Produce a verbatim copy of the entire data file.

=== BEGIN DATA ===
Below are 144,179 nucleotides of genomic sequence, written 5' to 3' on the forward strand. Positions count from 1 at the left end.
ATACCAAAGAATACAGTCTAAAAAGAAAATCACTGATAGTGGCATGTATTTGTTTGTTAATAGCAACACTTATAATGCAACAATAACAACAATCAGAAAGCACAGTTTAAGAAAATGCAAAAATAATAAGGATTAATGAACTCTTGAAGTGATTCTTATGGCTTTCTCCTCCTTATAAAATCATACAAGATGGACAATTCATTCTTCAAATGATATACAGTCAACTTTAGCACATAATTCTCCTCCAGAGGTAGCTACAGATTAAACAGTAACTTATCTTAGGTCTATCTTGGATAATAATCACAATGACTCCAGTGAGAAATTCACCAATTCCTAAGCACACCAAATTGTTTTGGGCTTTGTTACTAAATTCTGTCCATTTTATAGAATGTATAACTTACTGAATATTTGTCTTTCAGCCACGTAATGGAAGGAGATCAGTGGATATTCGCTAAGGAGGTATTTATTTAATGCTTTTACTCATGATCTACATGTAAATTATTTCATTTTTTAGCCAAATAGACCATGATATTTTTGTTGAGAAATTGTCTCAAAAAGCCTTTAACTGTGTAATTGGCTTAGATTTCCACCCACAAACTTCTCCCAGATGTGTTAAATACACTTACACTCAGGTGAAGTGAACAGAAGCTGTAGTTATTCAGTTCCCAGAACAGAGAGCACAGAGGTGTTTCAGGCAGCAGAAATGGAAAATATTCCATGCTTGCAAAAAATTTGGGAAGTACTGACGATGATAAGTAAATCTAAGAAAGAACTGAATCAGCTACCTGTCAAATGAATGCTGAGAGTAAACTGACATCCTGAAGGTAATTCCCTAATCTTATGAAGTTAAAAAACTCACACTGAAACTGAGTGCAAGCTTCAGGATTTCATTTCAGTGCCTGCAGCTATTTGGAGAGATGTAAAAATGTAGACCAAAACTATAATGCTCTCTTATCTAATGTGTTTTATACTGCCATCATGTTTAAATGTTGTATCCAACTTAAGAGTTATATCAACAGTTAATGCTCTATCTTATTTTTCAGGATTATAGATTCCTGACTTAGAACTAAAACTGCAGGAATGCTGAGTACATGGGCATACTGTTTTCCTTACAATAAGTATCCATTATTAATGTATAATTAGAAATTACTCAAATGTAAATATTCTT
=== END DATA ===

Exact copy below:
Below are 144,179 nucleotides of genomic sequence, written 5' to 3' on the forward strand. Positions count from 1 at the left end.
ATACCAAAGAATACAGTCTAAAAAGAAAATCACTGATAGTGGCATGTATTTGTTTGTTAATAGCAACACTTATAATGCAACAATAACAACAATCAGAAAGCACAGTTTAAGAAAATGCAAAAATAATAAGGATTAATGAACTCTTGAAGTGATTCTTATGGCTTTCTCCTCCTTATAAAATCATACAAGATGGACAATTCATTCTTCAAATGATATACAGTCAACTTTAGCACATAATTCTCCTCCAGAGGTAGCTACAGATTAAACAGTAACTTATCTTAGGTCTATCTTGGATAATAATCACAATGACTCCAGTGAGAAATTCACCAATTCCTAAGCACACCAAATTGTTTTGGGCTTTGTTACTAAATTCTGTCCATTTTATAGAATGTATAACTTACTGAATATTTGTCTTTCAGCCACGTAATGGAAGGAGATCAGTGGATATTCGCTAAGGAGGTATTTATTTAATGCTTTTACTCATGATCTACATGTAAATTATTTCATTTTTTAGCCAAATAGACCATGATATTTTTGTTGAGAAATTGTCTCAAAAAGCCTTTAACTGTGTAATTGGCTTAGATTTCCACCCACAAACTTCTCCCAGATGTGTTAAATACACTTACACTCAGGTGAAGTGAACAGAAGCTGTAGTTATTCAGTTCCCAGAACAGAGAGCACAGAGGTGTTTCAGGCAGCAGAAATGGAAAATATTCCATGCTTGCAAAAAATTTGGGAAGTACTGACGATGATAAGTAAATCTAAGAAAGAACTGAATCAGCTACCTGTCAAATGAATGCTGAGAGTAAACTGACATCCTGAAGGTAATTCCCTAATCTTATGAAGTTAAAAAACTCACACTGAAACTGAGTGCAAGCTTCAGGATTTCATTTCAGTGCCTGCAGCTATTTGGAGAGATGTAAAAATGTAGACCAAAACTATAATGCTCTCTTATCTAATGTGTTTTATACTGCCATCATGTTTAAATGTTGTATCCAACTTAAGAGTTATATCAACAGTTAATGCTCTATCTTATTTTTCAGGATTATAGATTCCTGACTTAGAACTAAAACTGCAGGAATGCTGAGTACATGGGCATACTGTTTTCCTTACAATAAGTATCCATTATTAATGTATAATTAGAAATTACTCAAATGTAAATATTCTT